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The ‘pigeon’ who flew in to topple Chandraketugarh

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The name that strikes us the minute we speak about Chandraketugarh, is that of Gorai Gazi or Gorachand Pir. Hewas born in the city of Mecca in Arabia and his real name was Pir Hazrat Shah Syed Abbas Ali Gazi. He came to India to preach Islam (according to Arak, he was from New Delhi) and was accompanied by 21 auliyas. This band of 22 religious preachers first reached the village of Raikolain, Barasat. This place still exists and is known as ‘Bayash Awaliya Than.’

Some believe Gorachand Pir was born in a Hindu family and later converted to Islam as ‘Gorachand’ cannot be a name given to a Muslim child. A source suggests that queen of Chandraketugarh, Rani Kamala Devi, was fascinated by Gorachandand and called him by that name. Other sources try to draw a relation between Gorachand Pir and Sri Chaitanya, saying they were contemporary though this comparison does not stand its ground since Gorachand Pir lived long before Chaitanya.

According to folklore, Gorachand came to Chandraketugarh and displayed many miracles before King Chandraketu --- like growing Champa flowers on an iron fence. It was also because of such miracles, that the area is known as Bedachampa. Gorachand asked the king to embrace Islam, but he refused and went to war against the Pir. Before going to war, he told the queen that he was taking a pair of pigeons. If he was defeated, he would free the pigeons and allow them to fly.This would be a signal for members of the royal family to end their lives. The King was proud and was not ready to give up his religion and faith.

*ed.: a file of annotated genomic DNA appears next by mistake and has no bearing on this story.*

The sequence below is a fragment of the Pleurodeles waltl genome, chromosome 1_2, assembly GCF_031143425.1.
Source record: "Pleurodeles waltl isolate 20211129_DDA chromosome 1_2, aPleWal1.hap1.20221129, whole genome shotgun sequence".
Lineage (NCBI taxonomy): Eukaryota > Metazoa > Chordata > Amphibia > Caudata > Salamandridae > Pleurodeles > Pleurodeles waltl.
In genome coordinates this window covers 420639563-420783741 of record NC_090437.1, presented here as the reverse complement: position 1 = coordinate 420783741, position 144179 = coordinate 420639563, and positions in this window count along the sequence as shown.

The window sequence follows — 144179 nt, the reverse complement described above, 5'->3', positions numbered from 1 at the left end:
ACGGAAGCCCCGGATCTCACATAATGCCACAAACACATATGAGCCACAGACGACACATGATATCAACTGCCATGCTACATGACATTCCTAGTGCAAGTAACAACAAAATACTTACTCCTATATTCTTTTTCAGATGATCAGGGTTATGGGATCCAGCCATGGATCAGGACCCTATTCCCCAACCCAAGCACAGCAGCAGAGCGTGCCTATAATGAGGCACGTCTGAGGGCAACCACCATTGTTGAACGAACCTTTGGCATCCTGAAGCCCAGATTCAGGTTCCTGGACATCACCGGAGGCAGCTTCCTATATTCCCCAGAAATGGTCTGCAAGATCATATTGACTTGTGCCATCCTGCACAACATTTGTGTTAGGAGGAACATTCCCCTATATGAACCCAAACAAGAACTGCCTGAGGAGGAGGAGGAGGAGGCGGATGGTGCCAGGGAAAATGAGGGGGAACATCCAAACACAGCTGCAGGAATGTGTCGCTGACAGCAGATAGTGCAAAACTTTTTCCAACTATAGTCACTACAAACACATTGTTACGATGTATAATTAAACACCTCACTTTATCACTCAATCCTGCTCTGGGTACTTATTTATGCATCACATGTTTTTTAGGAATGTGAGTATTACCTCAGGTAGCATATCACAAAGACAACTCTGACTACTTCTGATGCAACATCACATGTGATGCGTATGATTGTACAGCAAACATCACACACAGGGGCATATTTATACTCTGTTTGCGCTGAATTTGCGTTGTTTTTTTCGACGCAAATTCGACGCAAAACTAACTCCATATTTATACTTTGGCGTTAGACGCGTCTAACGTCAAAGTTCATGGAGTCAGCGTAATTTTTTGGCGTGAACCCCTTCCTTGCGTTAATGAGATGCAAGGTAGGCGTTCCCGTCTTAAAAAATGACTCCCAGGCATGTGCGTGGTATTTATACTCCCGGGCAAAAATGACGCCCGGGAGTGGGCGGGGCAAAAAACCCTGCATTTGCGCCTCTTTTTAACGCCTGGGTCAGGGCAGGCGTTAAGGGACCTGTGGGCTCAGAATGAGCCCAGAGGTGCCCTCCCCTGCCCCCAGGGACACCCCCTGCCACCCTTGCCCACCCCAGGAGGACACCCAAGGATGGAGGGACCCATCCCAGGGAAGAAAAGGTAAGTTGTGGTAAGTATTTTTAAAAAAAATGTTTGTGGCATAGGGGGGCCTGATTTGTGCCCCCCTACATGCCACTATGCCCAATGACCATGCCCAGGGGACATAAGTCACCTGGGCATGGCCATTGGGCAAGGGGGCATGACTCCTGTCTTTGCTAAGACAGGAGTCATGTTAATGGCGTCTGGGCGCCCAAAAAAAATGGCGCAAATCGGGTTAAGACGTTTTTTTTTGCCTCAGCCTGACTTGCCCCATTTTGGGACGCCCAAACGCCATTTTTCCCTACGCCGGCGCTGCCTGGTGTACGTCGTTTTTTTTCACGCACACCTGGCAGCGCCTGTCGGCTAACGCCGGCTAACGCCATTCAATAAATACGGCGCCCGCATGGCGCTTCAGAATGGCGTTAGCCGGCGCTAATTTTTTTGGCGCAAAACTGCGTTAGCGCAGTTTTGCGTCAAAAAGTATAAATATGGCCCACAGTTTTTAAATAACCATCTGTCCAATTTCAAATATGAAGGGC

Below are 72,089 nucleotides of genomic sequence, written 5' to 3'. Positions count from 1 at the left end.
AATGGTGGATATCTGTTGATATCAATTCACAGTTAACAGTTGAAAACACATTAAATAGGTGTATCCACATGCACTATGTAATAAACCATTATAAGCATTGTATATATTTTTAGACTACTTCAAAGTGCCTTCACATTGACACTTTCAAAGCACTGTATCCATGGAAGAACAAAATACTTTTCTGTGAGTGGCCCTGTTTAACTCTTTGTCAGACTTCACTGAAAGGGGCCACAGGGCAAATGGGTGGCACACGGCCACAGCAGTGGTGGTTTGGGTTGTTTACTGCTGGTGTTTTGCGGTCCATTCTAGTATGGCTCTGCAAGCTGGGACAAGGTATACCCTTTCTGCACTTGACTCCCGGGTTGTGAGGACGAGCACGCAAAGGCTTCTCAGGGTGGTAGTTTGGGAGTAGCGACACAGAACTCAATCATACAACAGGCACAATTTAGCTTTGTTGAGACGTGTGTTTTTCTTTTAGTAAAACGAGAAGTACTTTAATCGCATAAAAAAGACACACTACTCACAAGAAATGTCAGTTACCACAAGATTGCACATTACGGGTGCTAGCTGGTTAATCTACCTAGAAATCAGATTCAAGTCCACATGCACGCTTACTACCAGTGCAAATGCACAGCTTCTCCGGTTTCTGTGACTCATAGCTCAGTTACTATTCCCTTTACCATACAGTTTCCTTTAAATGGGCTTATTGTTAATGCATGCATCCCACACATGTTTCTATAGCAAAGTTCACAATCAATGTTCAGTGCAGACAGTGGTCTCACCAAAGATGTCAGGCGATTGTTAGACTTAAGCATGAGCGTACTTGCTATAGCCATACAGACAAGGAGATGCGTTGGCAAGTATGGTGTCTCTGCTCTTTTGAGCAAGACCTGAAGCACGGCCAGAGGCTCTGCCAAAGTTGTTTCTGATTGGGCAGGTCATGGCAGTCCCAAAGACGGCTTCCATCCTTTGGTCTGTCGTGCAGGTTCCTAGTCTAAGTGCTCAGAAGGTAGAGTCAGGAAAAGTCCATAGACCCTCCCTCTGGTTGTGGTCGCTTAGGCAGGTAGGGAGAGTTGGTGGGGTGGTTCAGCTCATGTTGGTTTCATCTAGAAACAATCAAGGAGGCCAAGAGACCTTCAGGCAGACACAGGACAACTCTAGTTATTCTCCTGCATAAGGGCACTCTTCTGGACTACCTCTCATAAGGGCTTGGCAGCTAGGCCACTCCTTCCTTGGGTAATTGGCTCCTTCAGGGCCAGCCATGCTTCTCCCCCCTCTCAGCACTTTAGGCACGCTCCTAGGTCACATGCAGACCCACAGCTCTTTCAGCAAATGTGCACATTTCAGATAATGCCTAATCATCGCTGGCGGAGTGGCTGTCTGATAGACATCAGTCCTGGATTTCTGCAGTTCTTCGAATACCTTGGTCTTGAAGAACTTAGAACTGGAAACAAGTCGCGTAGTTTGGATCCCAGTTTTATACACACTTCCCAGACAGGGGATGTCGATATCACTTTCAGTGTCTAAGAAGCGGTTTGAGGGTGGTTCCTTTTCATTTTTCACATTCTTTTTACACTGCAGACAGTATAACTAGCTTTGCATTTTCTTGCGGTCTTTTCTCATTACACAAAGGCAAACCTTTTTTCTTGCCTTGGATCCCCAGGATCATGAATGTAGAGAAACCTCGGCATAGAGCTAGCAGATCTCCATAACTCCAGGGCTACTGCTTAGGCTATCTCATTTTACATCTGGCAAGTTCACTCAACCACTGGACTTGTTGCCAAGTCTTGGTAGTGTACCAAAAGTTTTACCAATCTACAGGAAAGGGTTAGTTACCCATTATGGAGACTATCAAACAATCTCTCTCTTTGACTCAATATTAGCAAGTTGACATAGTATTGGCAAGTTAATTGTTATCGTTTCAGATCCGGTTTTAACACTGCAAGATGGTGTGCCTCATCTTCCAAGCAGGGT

However, the King won, yet his enemies were clever and let the pigeons fly. Seeing it as an ill omen, all members of the royal family committed suicide by drowning themselves in a large pond. When King Chandraketu returned from the war, he got to know of this tragedy and gave up his life too. With the end of the royal family, the Chandraketugarh Fort also was lost and turned to ruins.

But the historical truth behind this folklore is still debatable. Historian Satish Chandra Mitra, has discussed the relevance of this story in his book on Jessore and Khulna. “During the Pathan and Mughal age, if any Hindu king protested, they would send their army to teach these kings a lesson. That was the usual practice. Mostly, the Hindu king wasdefeated and captured, as Pathans and Mughals had a superior army. The kings also carried two pigeons with them and just like the King of Chandraketugarh, they would use them for carrying different messages, specially that of victory and defeat. Many a time, the messages would go wrong, as the pigeons were not specially trained like their European counterparts. And they would fly on their own, carrying a wrong message. In this way several dynasties of Bengal were perished. Debagram’s Raja Devpal, Mohammedpur’s Sitaram or Baribathan’sMukut Roy dynasties are such examples.”

Well-known historian Rakhaldas Banerjee was not ready to accept the theory of Chandraketugarh’s fall as per folklore. He feels the pigeon theory is next to ‘impossible.’

Then what led to the fall of Bengal’s Chandraketugarh ? 

(Read next week)